Fools and their money are soon parted, he told himself, chuckling at the thought. He’d never hit a real child, after all, there hadn’t been a real one born in twenty years. Everyone knew about Timothy Alexander, the last real child, the miracle baby. Last he’d heard, Tim was being groomed for politics.

He used to worry. What if’s played through his head just before he hit one for the first few years. And, oh man, the technology these days just blew his mind. They were so real! No longer did they explode, but they bled now, if you hit one right it would smear for a good twenty feet at least. If he had the money he’d consider buying one, just for the fun of it all.

But why spend the cash when you could just take them for free? Just grab one off of the street and you could play rough with it for days. If only he had more time this weekend, he would go out and catch one. That alone was reason enough not to let Gloria move in. He didn’t need her giving him guilt over his play things. Today he’d do it old school, just drive over it, quick and easy. Besides, his truck sounded hungry.

He pictured himself and his truck as a single entity, a tiger on the prowl for fresh meat, stalking through a suburban jungle. It had been awhile. There just weren’t enough kids around anymore, even with the summer. There should be children everywhere, riding bikes, throwing balls, going through their mimicry of life. The world needed something new to get people buying again. Even ten years ago, investing in cyber-robotic technology stocks rivaled the pharmaceutical companies. He once had a few thousand dollars in a local Idaho corporation, Kidsmith. They tanked a few years back, taking most of his investment with it. He’d heard that they’d moved most of their business to China after closing down the majority of their production in Boise.

Lance turned off of Filer Avenue, leaving the traffic behind for quieter neighborhood streets. Kids tended to keep to the side roads anyway. Two blocks later, sure enough, his gut led him true. A boy, not too big, probably not even a teenager model, rode a shiny new blue bike. Not only did parents buy an expensive kid, but they gave the toys their own expensive toys! Some people had more money than sense.

He pulled over, parking a block away from the kid. He had to be careful, once he’d smashed one right in front of its owners. He’d spent the entire week sweating as to whether or not they’d identified his truck. He couldn’t afford to replace one of those things.

The street remained empty of actual people, and the kid had reached the next block. He looked like a smart one too. He looked both ways, like he’d been programmed with a survival mechanism, which only enhanced his illusion of life.

Lance slowly gave the truck gas. He didn’t peel out anymore, that made people look out their windows. Still, the engine growled in approval, as though it read his mind. It must have, he’d read that cars nowadays were nearly as smart as their drivers. He didn’t go for any of those new cars, his was vintage. He liked to hear what he drove, and not that annoying electronic buzz. This thing still guzzled gas as though it came from the previous century.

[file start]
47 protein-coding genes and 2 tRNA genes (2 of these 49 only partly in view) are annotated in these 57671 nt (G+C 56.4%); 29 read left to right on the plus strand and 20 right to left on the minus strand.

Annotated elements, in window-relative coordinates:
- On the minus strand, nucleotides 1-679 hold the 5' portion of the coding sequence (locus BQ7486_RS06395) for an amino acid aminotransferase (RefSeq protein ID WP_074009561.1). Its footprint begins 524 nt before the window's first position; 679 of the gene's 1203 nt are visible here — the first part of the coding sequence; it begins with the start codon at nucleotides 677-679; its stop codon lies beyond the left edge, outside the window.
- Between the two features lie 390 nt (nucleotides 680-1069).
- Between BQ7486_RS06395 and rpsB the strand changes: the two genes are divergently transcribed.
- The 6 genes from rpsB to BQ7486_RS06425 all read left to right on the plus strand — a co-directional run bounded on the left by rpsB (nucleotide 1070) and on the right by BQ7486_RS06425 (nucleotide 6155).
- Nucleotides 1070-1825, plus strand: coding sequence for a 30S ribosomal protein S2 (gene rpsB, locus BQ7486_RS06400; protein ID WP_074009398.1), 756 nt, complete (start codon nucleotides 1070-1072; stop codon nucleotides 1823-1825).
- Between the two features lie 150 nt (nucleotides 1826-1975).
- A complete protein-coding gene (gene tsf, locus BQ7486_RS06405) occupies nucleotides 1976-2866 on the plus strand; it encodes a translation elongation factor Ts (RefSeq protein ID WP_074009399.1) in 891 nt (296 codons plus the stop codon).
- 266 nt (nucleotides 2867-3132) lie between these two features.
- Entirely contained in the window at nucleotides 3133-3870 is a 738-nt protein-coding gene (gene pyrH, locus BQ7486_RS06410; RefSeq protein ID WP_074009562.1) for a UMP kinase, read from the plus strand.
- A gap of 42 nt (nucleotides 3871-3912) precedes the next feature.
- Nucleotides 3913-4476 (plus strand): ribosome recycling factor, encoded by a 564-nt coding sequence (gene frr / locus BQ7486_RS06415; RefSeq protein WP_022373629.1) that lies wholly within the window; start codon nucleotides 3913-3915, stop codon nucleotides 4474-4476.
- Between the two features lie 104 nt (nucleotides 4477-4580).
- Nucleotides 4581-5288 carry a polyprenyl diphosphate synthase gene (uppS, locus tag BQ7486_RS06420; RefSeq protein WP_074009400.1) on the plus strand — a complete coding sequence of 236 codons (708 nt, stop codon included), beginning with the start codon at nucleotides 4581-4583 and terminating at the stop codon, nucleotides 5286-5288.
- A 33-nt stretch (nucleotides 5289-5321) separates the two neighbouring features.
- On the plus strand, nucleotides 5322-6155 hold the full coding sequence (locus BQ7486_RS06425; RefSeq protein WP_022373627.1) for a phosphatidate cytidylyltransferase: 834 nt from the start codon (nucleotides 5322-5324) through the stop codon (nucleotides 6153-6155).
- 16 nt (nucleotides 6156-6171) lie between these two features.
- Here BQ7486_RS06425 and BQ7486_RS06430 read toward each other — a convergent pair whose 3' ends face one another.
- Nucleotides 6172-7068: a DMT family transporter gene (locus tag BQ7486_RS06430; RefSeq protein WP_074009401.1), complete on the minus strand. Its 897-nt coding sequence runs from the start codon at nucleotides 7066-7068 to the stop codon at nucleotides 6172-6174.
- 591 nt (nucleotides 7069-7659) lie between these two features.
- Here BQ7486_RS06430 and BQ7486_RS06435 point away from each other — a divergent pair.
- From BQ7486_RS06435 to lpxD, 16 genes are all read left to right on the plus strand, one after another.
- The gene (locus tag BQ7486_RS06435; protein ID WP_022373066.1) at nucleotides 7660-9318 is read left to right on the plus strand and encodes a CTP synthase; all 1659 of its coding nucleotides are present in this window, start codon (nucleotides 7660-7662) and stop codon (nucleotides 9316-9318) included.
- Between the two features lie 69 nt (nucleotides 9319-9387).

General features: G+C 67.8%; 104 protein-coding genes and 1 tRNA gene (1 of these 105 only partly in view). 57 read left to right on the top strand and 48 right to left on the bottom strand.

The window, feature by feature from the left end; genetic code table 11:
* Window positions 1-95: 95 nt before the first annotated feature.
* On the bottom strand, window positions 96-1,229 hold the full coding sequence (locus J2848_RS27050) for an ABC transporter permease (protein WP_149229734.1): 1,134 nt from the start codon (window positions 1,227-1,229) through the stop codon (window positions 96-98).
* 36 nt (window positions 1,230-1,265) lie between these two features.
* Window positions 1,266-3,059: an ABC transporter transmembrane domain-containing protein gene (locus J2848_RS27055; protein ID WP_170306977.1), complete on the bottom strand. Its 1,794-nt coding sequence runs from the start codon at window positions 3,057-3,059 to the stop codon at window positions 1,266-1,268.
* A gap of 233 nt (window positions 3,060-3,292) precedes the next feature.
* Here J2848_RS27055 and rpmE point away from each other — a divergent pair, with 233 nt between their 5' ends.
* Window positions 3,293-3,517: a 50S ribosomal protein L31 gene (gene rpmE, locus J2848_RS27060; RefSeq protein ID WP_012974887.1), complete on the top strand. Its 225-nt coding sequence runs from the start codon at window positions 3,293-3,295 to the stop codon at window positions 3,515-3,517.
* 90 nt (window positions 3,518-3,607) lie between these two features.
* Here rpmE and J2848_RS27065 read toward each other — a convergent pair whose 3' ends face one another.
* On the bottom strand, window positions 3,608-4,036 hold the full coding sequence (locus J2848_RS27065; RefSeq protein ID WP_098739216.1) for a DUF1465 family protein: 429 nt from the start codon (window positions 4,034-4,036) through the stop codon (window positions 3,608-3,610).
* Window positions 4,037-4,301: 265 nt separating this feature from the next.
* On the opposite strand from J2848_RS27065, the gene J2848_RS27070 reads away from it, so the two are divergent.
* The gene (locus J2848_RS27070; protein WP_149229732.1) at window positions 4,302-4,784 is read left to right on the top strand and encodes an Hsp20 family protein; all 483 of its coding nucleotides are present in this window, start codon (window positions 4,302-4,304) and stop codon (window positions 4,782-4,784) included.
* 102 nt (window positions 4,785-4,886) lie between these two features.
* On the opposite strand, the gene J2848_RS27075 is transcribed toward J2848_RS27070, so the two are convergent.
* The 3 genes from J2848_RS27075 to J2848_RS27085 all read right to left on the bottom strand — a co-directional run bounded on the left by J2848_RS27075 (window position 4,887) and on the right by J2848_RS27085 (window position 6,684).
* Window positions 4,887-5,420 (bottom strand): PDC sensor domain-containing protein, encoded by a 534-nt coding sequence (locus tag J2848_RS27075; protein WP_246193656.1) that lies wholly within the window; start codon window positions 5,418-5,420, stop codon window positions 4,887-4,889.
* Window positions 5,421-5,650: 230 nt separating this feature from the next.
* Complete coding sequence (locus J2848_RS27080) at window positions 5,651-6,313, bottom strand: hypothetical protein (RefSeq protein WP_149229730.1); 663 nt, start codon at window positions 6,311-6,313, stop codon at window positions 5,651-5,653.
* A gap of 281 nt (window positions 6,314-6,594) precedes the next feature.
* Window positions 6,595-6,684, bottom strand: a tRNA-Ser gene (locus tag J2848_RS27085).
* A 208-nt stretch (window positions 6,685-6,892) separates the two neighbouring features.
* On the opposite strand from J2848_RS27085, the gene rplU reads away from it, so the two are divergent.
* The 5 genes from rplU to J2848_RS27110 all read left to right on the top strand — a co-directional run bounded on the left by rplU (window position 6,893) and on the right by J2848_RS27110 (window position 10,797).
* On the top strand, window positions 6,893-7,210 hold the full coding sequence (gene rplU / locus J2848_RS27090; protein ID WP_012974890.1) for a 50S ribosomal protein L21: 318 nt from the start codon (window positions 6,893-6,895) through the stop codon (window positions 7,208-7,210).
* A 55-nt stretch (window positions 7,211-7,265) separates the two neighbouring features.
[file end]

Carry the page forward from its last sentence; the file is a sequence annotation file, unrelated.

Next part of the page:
The kid heard him coming. Within the nearly two blocks he had the speedometer up to forty, and it roared like the tiger he saw it as, hungry for synthetic blood. The kid didn’t look concerned and pedaled closer to the curb. With such a nice wide street as this one, he probably felt safe.

Lance couldn’t hold back a high-pitched giggle as he swerved at the last second. The boy rewarded him with his eyes popping open impossibly wide in shock as he realized his impending doom. The sheer terror in the child’s face simply amazed him. Who would program such emotions? The collision of chrome and kid could be heard over the engine, a sweet, satisfying thump. Lance deeply appreciated his truck. There wouldn’t even be a dent.

Somehow the bike hooked his front bumper and child and bicycle rode along with Lance as a figurehead on a ship. He swerved back and forth, whipping the steering wheel from side to side in an attempt to force the kid loose. He didn’t always get an effective hit, but if he could just get the kid to tumble under the tire…

A few more jerks of the steering wheel and the bike came free, twisting hard to the right. The truck hardly registered the impact as the bike went under, but the boy tumbled away. He couldn’t see what happened, but only the results. The boy did not go under the tire.

Lance’s foot came off of the gas pedal and hovered over the break. In the rear-view mirror, he watched as the boy bounced and tumbled, finally coming to rest against the curb. Beyond the boy, parts and pieces of the bicycle stretched for nearly the entire block. The child, however, remained in one piece.